Cracks can also mean the pitch is at the peak of hardiness, which is good

Key things to take from the blog

Not all cracks are bad!

Evenness and grass coverage is key, along with deep established roots.

Moisture management and resources play a massive role.

This is a summary of what l think l know about cracks, we and me are all here to learn so if you have any more knowledge to share, please leave comments in the reply box below.

Brian ,on behalf of the TurfCareBlog community.

Another present issue out there is fairy rings, take a look at this blog on them – https://turfcareblog.com/soil-temperatures-for-fairy-rings-cricket-edition/

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2 comments

TurfCareBlog June 17, 2022 - 4:45 pm

Brian Sandalls I would say cracks are inevitable with most types of cricket loam in this country unless you keep the soil quite wet but many are so small they are not noticed or are securely anchored by the grass. When they are wide enough so that the ball can bounce variably off them then it may be an issue. This is most likely to happen when there are just a few cracks so each one is quite large. If you have lots of cracks they will be smaller. If the blocks between the cracks are firm and stable again it should be fine but if the blocks move around variable bounce is more likely. Cracking is mainly an issue on new constructions in my experience and as structure develops and organic matter increases in the loam then cracking reduces but so does pace and bounce.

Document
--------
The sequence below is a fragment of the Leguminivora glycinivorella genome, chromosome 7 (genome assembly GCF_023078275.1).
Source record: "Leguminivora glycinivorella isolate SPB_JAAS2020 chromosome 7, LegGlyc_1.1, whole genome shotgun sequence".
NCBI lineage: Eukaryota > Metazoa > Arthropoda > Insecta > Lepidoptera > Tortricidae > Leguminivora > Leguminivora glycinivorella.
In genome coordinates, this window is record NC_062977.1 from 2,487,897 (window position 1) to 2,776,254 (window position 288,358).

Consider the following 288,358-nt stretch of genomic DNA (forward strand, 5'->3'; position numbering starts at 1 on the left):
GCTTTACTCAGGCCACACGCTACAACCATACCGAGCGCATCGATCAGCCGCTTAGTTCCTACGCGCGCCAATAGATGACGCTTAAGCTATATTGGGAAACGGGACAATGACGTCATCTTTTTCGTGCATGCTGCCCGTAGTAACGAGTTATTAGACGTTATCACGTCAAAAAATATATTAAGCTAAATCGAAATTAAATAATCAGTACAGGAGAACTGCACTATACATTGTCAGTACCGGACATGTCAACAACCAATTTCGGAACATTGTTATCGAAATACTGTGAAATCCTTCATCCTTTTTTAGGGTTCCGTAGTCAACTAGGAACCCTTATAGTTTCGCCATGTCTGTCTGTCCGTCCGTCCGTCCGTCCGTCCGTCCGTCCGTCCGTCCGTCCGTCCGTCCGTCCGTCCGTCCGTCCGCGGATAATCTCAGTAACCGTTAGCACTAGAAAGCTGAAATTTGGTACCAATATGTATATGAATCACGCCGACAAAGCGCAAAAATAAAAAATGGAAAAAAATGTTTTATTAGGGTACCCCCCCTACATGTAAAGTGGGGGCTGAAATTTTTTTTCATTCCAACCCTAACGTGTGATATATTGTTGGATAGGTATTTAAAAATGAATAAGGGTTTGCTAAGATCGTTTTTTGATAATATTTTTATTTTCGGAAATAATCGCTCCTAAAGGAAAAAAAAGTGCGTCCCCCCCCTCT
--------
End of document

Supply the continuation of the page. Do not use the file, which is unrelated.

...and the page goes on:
I know a lot of ground staff seed cracks in new pitches and squares by using a fork or spade to create new cracks and thus smaller cracks. Some also dry pitches out and maximise the size of cracks and then fill them with loam, ramming the loam in with chisels and this creates really hard pitches but can push up the edges of the cracks as the soil swells again when it gets wet. Everyone I have spoken to about filling cracks hates it. A job for your juniors from the sound of it. Pretty sure my back could not cope!!

Alex – taken from Facebook

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TurfCareBlog June 25, 2022 - 8:33 pm

Passed on from our cricket groundsperson Facebook group

Cracks

Cracks in and of themselves are neither good nor bad but simply a result of shrinking soil. Most pitches crack to some extent during drying, though often these cracks may not noticeable. The nature of the soil will determine if/how much it cracks during pitch prep. Cracking should not be the deciding factor in trying to hit peak performance for drying a pitch UNLESS those cracks cause problems. If your cracks tend to mean erratic bounce or affect the ball then clearly peak performance on that pitch is going to be before the soil cracks that much. What constitutes ‘peak’ performance in the real world will depend on how many days play the pitch must sustain, as the pitch will dry over time. If you think of a ‘typical’ test pitch then it will often start with little or no cracking day one as some moisture will have been intentionally left in so that it has ‘somewhere to go’ …then as it dries out further by days 2 and 3, the pitch will get quicker and bouncier and the cracks will open more but it will be good to bat on as the bounce is regular and there is reduced seam movement. Finally, towards the end of the match the pitch will dry more and the cracks may open to the point where the bounce becomes less even and it becomes harder to score (there are plenty of pitches which tend to behave differently to this scenario, as we saw at Trent Bridge last week). For one day pitches, they will generally aim for the ‘day 2 scenario’ since it does not need to last beyond that match…or at least moisture can be applied or adjusted before the next match. If you have such a soil in recreational cricket then the challenge is sustaining quality over the whole weekend or even several weekends…although applying water between use will help.